Full Text Available Aluminium is the most frequent metal of the earth crust; it occurs mainly as biologically inactive, insoluble deposit. Environmental problems, industrial contaminations and acid rains increase the soil acidity, leading to the mobilization of Al. Half of the world’s potential arable lands are acidic; therefore, Al-toxicity decreases crop productivity. Wheat is a staple food for 35% of the world population. The effects of Al-stress (0.1 mM were studied on winter wheat; seedlings were grown hydroponically, at acidic pH. After two weeks, the root weight was decreased; a significant difference was found in the P- and Ca-content. The shoot weight and element content changed slightly; Al-content in the root was one magnitude higher than in the shoot, while Al-translocation was limited. The root plasma membrane H+-ATPase has central role in the uptake processes; Al-stress increased the Mg2+-ATPase activity of the microsomal fraction.

  7. Heart Disease Affects Women of All Ages

    Science.gov (United States)

    Skip Navigation Bar Home Current Issue Past Issues Heart Disease Affects Women of All Ages Past Issues / Winter ... weeks of a heart attack. For Women with Heart Disease: About 6 million American women have coronary heart ...

  8. In-vivo administration of clozapine affects behaviour but does not reverse dendritic spine deficits in the 14-3-3ζ KO mouse model of schizophrenia-like disorders.

    Science.gov (United States)

    Jaehne, Emily J; Ramshaw, Hayley; Xu, Xiangjun; Saleh, Eiman; Clark, Scott R; Schubert, Klaus Oliver; Lopez, Angel; Schwarz, Quenten; Baune, Bernhard T

    2015-11-01

    Clozapine is an atypical antipsychotic drug used in the treatment of schizophrenia, which has been shown to reverse behavioural and dendritic spine deficits in mice. It has recently been shown that deficiency of 14-3-3ζ has an association with schizophrenia, and that a mouse model lacking this protein displays several schizophrenia-like behavioural deficits. To test the effect of clozapine in this mouse model, 14-3-3ζ KO mice were administered clozapine (5mg/kg) for two weeks prior to being analysed in a test battery of cognition, anxiety, and despair (depression-like) behaviours. Following behavioural testing brain samples were collected for analysis of specific anatomical defects and dendritic spine formation. We found that clozapine reduced despair behaviour of 14-3-3ζ KO mice in the forced swim test (FST) and altered the behaviour of wild types and 14-3-3ζ KO mice in the Y-maze task. In contrast, clozapine had no effects on hippocampal laminar defects or decreased dendritic spine density observed in 14-3-3ζ KO mice. Our results suggest that clozapine may have beneficial effects on clinical behaviours associated with deficiencies in the 14-3-3ζ molecular pathway, despite having no effects on morphological defects. These findings may provide mechanistic insight to the action of this drug. Copyright © 2015 Elsevier Inc. All rights reserved.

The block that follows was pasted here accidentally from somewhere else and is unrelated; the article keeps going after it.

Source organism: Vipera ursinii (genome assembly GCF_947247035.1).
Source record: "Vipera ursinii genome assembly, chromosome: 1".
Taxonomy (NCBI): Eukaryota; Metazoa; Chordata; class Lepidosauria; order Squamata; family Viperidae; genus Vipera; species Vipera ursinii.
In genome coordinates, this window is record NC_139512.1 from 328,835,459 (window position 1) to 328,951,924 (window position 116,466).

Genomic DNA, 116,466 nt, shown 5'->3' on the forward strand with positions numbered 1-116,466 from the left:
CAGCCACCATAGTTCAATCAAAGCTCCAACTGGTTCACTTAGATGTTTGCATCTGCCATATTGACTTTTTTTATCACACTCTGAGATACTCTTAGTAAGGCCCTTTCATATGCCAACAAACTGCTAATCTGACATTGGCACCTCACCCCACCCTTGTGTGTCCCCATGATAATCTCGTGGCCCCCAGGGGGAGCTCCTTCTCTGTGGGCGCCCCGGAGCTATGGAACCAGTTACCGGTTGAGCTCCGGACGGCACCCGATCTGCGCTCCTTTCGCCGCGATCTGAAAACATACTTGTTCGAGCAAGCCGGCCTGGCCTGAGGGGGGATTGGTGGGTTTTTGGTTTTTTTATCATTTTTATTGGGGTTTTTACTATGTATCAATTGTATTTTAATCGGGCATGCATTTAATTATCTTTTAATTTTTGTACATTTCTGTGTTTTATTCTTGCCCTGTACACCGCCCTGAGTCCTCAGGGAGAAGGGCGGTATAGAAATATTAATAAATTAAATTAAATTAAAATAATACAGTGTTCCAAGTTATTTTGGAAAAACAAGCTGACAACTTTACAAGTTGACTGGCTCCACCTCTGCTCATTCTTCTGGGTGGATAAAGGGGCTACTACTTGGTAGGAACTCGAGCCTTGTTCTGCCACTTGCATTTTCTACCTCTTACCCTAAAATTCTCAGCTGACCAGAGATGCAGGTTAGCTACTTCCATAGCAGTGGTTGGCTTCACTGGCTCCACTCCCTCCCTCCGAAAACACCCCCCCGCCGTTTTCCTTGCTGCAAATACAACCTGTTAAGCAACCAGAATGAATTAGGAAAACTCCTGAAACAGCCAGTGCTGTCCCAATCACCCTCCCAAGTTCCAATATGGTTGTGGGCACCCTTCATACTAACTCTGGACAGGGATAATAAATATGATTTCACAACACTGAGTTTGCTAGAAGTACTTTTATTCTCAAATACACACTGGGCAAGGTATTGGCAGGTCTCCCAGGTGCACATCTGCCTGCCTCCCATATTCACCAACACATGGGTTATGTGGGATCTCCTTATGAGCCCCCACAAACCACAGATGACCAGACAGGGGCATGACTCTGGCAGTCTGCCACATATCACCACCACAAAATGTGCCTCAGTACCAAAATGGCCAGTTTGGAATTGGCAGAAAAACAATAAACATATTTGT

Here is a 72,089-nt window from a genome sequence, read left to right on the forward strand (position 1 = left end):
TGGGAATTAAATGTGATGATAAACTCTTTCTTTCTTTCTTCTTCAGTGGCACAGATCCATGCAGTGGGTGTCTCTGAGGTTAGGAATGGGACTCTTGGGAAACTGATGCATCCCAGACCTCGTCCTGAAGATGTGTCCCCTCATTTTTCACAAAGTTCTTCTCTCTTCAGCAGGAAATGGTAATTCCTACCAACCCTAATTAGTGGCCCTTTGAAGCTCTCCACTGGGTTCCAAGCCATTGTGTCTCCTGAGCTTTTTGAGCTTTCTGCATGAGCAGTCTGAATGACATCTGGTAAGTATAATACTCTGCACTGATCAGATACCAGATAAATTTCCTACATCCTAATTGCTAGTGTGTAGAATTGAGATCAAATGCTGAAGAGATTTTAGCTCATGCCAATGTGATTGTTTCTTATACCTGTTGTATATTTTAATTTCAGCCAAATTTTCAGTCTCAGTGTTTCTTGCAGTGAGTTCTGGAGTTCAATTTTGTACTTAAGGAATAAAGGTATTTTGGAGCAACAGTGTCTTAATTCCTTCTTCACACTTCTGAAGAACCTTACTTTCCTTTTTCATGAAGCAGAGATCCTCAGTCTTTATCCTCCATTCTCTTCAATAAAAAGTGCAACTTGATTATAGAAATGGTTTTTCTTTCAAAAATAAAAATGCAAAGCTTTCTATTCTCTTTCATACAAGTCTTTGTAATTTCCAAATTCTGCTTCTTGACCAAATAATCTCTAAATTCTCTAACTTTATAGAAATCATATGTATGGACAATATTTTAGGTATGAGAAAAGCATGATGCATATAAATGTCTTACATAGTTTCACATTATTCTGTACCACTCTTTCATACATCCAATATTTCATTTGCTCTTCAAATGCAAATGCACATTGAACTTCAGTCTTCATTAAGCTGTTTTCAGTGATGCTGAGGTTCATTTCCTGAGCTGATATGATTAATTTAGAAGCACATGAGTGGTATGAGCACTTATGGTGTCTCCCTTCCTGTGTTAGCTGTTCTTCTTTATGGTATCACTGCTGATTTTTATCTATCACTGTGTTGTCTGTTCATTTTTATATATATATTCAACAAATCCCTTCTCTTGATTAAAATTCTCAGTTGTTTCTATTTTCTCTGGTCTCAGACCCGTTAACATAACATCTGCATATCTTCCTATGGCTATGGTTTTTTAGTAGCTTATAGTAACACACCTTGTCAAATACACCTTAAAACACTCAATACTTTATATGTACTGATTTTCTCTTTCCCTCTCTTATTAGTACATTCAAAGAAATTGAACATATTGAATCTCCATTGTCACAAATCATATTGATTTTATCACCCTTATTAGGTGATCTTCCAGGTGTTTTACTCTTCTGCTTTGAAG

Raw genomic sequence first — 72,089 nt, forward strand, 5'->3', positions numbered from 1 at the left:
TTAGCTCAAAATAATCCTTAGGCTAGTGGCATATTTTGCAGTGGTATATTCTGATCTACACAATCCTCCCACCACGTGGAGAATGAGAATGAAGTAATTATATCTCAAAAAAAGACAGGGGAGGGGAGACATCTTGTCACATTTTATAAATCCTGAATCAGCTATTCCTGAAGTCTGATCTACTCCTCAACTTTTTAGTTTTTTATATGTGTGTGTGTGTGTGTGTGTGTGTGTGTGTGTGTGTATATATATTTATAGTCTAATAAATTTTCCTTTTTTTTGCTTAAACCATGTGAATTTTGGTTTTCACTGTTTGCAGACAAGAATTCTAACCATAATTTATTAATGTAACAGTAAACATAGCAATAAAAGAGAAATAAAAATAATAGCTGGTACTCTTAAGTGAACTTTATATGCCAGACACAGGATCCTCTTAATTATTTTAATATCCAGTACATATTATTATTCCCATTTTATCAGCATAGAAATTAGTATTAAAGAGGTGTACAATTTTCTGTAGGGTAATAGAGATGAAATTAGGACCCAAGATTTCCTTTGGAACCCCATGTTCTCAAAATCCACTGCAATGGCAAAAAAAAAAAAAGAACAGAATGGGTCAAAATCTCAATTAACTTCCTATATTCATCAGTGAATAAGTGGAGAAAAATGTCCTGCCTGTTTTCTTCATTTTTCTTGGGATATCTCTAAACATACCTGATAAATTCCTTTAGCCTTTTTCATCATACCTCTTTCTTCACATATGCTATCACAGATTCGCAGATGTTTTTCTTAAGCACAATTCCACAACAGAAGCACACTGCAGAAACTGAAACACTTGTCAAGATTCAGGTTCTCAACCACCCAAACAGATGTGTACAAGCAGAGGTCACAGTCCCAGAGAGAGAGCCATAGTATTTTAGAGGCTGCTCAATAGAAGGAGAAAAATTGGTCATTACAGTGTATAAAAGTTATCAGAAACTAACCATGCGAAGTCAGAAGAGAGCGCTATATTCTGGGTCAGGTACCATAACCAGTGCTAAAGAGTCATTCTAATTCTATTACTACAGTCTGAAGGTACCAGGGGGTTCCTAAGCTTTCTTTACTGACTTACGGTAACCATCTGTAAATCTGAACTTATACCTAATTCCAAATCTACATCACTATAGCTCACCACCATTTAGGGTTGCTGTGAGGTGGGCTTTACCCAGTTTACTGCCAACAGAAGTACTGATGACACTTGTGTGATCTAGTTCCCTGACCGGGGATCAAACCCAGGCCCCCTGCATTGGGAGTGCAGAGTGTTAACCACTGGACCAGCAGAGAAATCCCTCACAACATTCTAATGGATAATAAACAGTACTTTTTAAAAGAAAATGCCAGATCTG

9. [Affective dependency].

    Science.gov (United States)

    Scantamburlo, G; Pitchot, W; Ansseau, M

    2013-01-01

    Affective dependency is characterized by emotional distress (insecure attachment) and dependency to another person with a low self-esteem and reassurance need. The paper proposes a reflection on the definition of emotional dependency and the confusion caused by various denominations. Overprotective and authoritarian parenting, cultural and socio-environmental factors may contribute to the development of dependent personality. Psychological epigenetic factors, such as early socio-emotional trauma could on neuronal circuits in prefronto-limbic regions that are essential for emotional behaviour.We also focus on the interrelations between dependent personality, domestic violence and addictions. The objective for the clinician is to propose a restoration of self-esteem and therapeutic strategies focused on autonomy.

  10. Comportamento agronômico de populações de azevém anual (Lolium multiflorum L. para cultivo invernal na região sudeste Agronomic behaviour of annual ryegrass (Lolium multiflorum L. populations for winter cropping in Southeast Region of Brazil